The research is drawn from data gathered in the Blue Mountains Eye Study, a population-based cohort study of vision and common eye diseases in an older Australian population.
A total of 354 persons aged 49 years and older and diagnosed with cataract-related vision impairment - some of whom had undergone surgery and others who had not - were assessed between 1992 and 2007.
Adjustments were made for age and gender as well as a number of mortality risk factors, including hypertension, diabetes, smoking, cardiovascular disease, body mass index and measures of frailty and comorbid disease. Follow-up visits took place after five and ten years since the baseline exam.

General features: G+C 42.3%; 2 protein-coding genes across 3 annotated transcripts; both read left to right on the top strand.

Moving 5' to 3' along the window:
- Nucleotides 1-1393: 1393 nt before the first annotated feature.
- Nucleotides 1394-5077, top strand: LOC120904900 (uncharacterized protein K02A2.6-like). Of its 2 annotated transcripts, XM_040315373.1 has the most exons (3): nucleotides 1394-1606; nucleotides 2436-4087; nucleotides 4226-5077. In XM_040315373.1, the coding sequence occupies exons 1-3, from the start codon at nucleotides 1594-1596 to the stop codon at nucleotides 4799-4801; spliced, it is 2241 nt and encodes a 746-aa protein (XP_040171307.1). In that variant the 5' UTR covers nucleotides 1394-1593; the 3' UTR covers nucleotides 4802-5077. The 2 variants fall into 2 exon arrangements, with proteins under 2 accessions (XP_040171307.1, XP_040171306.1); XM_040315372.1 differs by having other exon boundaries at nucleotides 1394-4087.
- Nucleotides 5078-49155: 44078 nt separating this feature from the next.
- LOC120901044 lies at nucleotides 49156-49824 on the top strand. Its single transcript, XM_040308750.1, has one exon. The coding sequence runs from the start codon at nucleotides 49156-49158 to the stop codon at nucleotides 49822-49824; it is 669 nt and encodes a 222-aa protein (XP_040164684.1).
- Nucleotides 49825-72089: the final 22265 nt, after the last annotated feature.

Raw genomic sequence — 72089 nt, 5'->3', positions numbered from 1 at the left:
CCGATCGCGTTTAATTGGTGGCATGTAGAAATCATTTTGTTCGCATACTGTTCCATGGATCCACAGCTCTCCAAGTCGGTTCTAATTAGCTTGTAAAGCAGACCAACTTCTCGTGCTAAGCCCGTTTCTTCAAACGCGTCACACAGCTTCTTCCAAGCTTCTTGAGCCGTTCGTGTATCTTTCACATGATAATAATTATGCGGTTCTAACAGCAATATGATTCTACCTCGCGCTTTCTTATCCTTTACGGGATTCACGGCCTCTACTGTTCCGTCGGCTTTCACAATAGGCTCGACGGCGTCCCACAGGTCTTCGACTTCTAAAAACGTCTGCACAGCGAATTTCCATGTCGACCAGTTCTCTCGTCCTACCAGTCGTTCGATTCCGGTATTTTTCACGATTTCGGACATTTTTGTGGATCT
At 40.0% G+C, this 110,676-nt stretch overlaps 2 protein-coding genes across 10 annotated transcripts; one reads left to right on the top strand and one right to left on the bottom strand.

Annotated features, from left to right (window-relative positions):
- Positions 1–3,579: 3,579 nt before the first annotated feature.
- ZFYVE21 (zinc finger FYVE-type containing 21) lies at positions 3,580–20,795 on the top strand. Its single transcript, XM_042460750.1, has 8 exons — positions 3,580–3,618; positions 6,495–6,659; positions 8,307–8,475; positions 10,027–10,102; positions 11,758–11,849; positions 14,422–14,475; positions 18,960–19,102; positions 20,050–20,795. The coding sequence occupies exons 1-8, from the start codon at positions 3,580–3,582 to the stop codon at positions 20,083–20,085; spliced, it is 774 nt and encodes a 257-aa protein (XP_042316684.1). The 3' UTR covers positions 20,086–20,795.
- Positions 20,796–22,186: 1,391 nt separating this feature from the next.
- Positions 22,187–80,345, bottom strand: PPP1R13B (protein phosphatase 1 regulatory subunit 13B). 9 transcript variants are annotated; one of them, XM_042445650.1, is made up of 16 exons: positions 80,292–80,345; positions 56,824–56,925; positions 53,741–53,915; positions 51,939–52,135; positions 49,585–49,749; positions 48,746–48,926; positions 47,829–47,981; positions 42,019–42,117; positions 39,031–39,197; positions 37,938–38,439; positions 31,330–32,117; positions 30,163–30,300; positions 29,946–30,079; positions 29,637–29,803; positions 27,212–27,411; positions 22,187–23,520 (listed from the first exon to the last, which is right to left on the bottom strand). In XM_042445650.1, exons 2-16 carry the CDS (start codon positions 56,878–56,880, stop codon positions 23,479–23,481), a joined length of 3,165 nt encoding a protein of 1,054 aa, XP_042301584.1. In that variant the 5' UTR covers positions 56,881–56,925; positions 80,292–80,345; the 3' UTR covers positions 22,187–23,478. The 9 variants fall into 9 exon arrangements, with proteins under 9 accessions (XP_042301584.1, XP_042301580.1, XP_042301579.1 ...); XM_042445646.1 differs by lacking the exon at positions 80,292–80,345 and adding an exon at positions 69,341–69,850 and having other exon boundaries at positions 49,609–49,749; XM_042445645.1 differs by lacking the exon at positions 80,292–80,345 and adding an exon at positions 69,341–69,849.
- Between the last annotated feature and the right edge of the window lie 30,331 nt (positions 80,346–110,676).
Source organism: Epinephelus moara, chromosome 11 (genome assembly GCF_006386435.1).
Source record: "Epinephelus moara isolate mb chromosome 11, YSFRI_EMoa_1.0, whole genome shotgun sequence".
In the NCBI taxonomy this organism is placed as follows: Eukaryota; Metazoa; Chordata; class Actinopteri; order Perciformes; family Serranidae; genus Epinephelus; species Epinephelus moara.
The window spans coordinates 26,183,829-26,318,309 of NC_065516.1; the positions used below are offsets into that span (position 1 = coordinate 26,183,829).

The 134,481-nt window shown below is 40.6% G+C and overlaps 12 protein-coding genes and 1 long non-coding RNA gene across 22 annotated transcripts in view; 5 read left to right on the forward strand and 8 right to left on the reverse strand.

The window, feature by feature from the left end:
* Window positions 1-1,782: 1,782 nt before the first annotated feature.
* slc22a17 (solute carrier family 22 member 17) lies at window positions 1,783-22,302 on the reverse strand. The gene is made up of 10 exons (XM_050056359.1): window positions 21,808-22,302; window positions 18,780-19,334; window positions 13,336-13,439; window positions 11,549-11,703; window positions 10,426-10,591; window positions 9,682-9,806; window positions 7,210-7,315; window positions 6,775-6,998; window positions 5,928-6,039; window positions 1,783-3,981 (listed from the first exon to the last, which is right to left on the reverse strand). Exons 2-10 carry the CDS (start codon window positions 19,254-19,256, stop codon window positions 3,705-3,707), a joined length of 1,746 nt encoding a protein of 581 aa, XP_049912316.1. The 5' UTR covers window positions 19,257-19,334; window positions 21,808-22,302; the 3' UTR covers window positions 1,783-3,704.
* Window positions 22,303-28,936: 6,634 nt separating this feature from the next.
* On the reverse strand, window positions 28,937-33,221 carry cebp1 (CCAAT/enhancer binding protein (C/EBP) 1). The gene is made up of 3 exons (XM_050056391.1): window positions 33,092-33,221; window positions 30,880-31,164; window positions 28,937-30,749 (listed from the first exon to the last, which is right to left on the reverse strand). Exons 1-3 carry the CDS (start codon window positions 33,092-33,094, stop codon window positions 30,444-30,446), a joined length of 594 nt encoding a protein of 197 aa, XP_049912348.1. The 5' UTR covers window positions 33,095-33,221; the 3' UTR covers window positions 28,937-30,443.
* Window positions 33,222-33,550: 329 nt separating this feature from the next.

Jie Jin Wang, Ph.D., of the Westmead Millennium Institute and one of lead researchers of the study, said that their findings suggested that correcting cataract patients' visual impairment in their daily practice results in improved outcomes beyond that of the eye and vision, and has important impacts on general health.
Wang noted one limitation of the study is that participants with cataract-related visual impairment who did not have cataract surgery could have had other health problems that prevented them from undergoing surgery, and that these other health problems could partly explain the poorer survival among non-surgical participants.
The study has been published in the journal of the American Academy of Ophthalmology.